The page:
CIVIL partnerships could be extended to mixed-sex couples or phased out completely, depending on the outcome of a Scottish Government consultation.

The arrangements, which give couples the same legal, tax and pension rights as a marriage, have been available since 2005, but only to same sex couples.

But in June the Supreme Court ruled that restricting them to same-sex couples was a breach of the European Convention on Human Rights on equality grounds.

Couple Rebecca Stanfield and Charles Keidan, from London, successfully challenged the Civil Partnership Act of 2004 on the basis that it was discriminatory.

In response to the decision, the Scottish Government has launched a three-month consultation on their future.

Around 500 civil partnerships a year were initially registered in Scotland.

However they have slumped in popularity since same sex marriage was legalised in 2014.

In each of the past two years, only 70 civil partnerships were registered.

The government consultation offers two ways ahead - extending civil partnerships to opposite sex couples as well, or phasing them out completely.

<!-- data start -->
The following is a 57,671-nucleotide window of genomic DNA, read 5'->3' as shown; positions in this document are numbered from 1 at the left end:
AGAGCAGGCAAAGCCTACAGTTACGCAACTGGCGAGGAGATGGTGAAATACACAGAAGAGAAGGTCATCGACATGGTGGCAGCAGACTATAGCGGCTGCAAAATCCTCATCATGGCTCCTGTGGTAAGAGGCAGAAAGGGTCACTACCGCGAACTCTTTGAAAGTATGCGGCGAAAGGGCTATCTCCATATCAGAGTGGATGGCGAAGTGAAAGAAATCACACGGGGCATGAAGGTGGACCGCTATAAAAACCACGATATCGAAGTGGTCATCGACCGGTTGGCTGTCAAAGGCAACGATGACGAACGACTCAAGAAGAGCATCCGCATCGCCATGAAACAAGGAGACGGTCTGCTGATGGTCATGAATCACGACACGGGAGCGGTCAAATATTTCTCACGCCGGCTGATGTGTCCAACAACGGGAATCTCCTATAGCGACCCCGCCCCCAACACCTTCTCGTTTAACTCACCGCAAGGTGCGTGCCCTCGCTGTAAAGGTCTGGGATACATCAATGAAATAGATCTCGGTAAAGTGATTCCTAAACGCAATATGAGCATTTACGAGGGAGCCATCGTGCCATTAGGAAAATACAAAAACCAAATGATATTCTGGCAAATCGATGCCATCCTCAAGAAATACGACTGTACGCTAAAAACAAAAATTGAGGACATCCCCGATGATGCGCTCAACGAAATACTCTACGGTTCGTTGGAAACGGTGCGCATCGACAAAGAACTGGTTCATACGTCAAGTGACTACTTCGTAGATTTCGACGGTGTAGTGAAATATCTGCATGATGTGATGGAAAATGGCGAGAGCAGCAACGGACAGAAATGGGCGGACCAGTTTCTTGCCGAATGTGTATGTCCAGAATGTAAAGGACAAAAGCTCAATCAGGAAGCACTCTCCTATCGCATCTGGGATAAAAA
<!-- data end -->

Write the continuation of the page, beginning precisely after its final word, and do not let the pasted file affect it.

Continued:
As couples might have already made arrangements for civil partnerships and honeymoons, this would be done over around two years after legislation was passed.

If ministers decide to have mixed-sex civil partnerships, demand is expected to be low.

The consultation says that in New Zealand, couples have opted for marriage when both options offer the same rights, with 23,730 marriages last year, and just 96 civil unions.

Shirley Anne-Somerville, SNP Cabinet Secretary for Social Security and Older People, said: “This is very simply about ensuring equality. The Supreme Court made it clear that the Civil Partnership Act 2004 is not compatible with the ECHR, because civil partnership is open to same sex couples only whereas marriage is open to everyone.

“That judgment related to England and Wales but the facts and circumstances in Scotland are very similar. Therefore we must now consult on the future of civil partnership in Scotland and I would urge anyone with an interest in this area to take part.”

Scottish Green MSP Patrick Harvie said civil partnerships should be widened and retained.

He said: “The Supreme Court ruling was very welcome, challenging the lack of choice available to mixed-sex couples. The way to correct this is not to roll back the clock and restrict that choice for everyone, but to allow all couples to choose what's right for them: marriage, civil partnership or cohabitation.

"Anything else would be a return to the bad old days, when the government decided what the best family structure was and simply imposed it on people."